IBM Workplace Collaboration Services explained
I just came across a really good – long – but comprehensive description of IBM Workplace Collaboration Services. The article sets out to address the following challenge:
Long-time users of IBM Lotus Notes and Domino (especially those using them for more than just email) know full well the richness of functionality and the power of the platform for creating all kinds of collaborative applications. Many Notes/Domino fans are not, however, sure what benefits they can derive from combining the power of their Domino-based applications with IBM’s J2EE (Java 2, Enterprise Edition) frameworks and product offerings. Some people are still not sure what the real differences are among the three major J2EE products: IBM WebSphere Application Server, IBM WebSphere Portal, and IBM Workplace Collaboration Services. (There are many IBM product offerings under the Workplace umbrella; this article focuses on Workplace Collaboration Services and on the architecture on which it is built).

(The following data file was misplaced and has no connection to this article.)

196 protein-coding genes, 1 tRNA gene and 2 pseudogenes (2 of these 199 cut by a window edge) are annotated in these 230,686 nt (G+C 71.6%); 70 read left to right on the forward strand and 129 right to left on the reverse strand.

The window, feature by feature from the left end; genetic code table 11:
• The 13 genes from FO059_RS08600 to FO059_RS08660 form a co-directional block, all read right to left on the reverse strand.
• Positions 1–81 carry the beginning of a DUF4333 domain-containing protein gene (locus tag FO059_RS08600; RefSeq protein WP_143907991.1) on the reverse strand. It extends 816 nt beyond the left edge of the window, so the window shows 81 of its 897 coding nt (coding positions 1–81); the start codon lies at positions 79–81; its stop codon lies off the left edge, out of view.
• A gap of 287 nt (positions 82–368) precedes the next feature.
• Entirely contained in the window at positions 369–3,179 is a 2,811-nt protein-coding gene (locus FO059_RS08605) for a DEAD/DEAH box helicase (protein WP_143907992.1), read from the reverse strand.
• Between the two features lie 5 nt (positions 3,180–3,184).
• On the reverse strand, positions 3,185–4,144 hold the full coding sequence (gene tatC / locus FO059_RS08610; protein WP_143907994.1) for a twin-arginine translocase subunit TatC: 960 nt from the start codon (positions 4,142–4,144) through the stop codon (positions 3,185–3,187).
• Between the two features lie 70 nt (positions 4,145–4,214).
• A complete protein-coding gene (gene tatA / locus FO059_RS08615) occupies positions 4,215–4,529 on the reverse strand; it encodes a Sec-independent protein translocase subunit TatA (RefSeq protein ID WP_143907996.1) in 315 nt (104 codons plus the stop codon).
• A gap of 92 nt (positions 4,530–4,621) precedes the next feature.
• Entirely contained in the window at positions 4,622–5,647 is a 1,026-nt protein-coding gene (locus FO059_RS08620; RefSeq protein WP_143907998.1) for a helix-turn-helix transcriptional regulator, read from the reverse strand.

It addresses the following scope:
The purpose of this article is to explain how these three J2EE products are actually layered, one upon the other (Workplace Collaboration Services on WebSphere Portal on WebSphere Application Server) to form a coherent whole. We also present an overview of how Lotus Domino might integrate with each of these layers and what the different problems are that you might solve with each type of integration.